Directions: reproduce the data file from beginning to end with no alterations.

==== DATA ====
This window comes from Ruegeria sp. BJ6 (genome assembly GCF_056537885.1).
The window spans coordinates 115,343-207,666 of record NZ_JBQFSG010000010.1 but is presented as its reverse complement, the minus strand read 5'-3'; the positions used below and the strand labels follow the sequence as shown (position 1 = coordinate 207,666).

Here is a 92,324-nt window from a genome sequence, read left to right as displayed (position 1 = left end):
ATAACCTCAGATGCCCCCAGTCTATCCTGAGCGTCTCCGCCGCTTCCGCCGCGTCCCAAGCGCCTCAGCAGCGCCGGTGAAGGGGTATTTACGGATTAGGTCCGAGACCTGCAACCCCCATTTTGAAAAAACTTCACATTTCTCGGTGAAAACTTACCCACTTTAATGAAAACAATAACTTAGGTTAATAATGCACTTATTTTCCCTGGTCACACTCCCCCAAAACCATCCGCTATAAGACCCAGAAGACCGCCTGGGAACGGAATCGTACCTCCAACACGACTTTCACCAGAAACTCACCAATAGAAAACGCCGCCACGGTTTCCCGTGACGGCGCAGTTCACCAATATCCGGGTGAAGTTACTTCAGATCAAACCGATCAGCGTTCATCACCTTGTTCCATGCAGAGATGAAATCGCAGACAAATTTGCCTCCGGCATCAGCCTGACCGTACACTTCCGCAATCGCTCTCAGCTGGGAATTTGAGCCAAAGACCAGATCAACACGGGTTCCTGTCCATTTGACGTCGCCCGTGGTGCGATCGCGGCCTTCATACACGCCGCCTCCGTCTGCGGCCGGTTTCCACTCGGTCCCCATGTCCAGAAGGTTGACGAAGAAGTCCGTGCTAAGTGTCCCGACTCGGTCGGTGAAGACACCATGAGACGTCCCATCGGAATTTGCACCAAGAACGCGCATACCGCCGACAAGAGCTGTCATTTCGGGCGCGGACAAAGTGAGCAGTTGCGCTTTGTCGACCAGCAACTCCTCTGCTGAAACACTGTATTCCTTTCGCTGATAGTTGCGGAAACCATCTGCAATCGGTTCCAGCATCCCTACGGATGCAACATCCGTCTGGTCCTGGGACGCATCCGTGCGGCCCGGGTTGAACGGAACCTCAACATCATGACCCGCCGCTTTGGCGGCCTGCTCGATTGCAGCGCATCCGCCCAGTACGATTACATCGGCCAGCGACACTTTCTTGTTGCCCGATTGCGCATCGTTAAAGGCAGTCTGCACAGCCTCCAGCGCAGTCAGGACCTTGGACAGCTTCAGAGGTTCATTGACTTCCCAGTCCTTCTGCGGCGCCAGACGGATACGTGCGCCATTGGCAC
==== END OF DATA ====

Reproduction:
This window comes from Ruegeria sp. BJ6 (genome assembly GCF_056537885.1).
The window spans coordinates 115,343-207,666 of record NZ_JBQFSG010000010.1 but is presented as its reverse complement, the minus strand read 5'-3'; the positions used below and the strand labels follow the sequence as shown (position 1 = coordinate 207,666).

Here is a 92,324-nt window from a genome sequence, read left to right as displayed (position 1 = left end):
ATAACCTCAGATGCCCCCAGTCTATCCTGAGCGTCTCCGCCGCTTCCGCCGCGTCCCAAGCGCCTCAGCAGCGCCGGTGAAGGGGTATTTACGGATTAGGTCCGAGACCTGCAACCCCCATTTTGAAAAAACTTCACATTTCTCGGTGAAAACTTACCCACTTTAATGAAAACAATAACTTAGGTTAATAATGCACTTATTTTCCCTGGTCACACTCCCCCAAAACCATCCGCTATAAGACCCAGAAGACCGCCTGGGAACGGAATCGTACCTCCAACACGACTTTCACCAGAAACTCACCAATAGAAAACGCCGCCACGGTTTCCCGTGACGGCGCAGTTCACCAATATCCGGGTGAAGTTACTTCAGATCAAACCGATCAGCGTTCATCACCTTGTTCCATGCAGAGATGAAATCGCAGACAAATTTGCCTCCGGCATCAGCCTGACCGTACACTTCCGCAATCGCTCTCAGCTGGGAATTTGAGCCAAAGACCAGATCAACACGGGTTCCTGTCCATTTGACGTCGCCCGTGGTGCGATCGCGGCCTTCATACACGCCGCCTCCGTCTGCGGCCGGTTTCCACTCGGTCCCCATGTCCAGAAGGTTGACGAAGAAGTCCGTGCTAAGTGTCCCGACTCGGTCGGTGAAGACACCATGAGACGTCCCATCGGAATTTGCACCAAGAACGCGCATACCGCCGACAAGAGCTGTCATTTCGGGCGCGGACAAAGTGAGCAGTTGCGCTTTGTCGACCAGCAACTCCTCTGCTGAAACACTGTATTCCTTTCGCTGATAGTTGCGGAAACCATCTGCAATCGGTTCCAGCATCCCTACGGATGCAACATCCGTCTGGTCCTGGGACGCATCCGTGCGGCCCGGGTTGAACGGAACCTCAACATCATGACCCGCCGCTTTGGCGGCCTGCTCGATTGCAGCGCATCCGCCCAGTACGATTACATCGGCCAGCGACACTTTCTTGTTGCCCGATTGCGCATCGTTAAAGGCAGTCTGCACAGCCTCCAGCGCAGTCAGGACCTTGGACAGCTTCAGAGGTTCATTGACTTCCCAGTCCTTCTGCGGCGCCAGACGGATACGTGCGCCATTGGCAC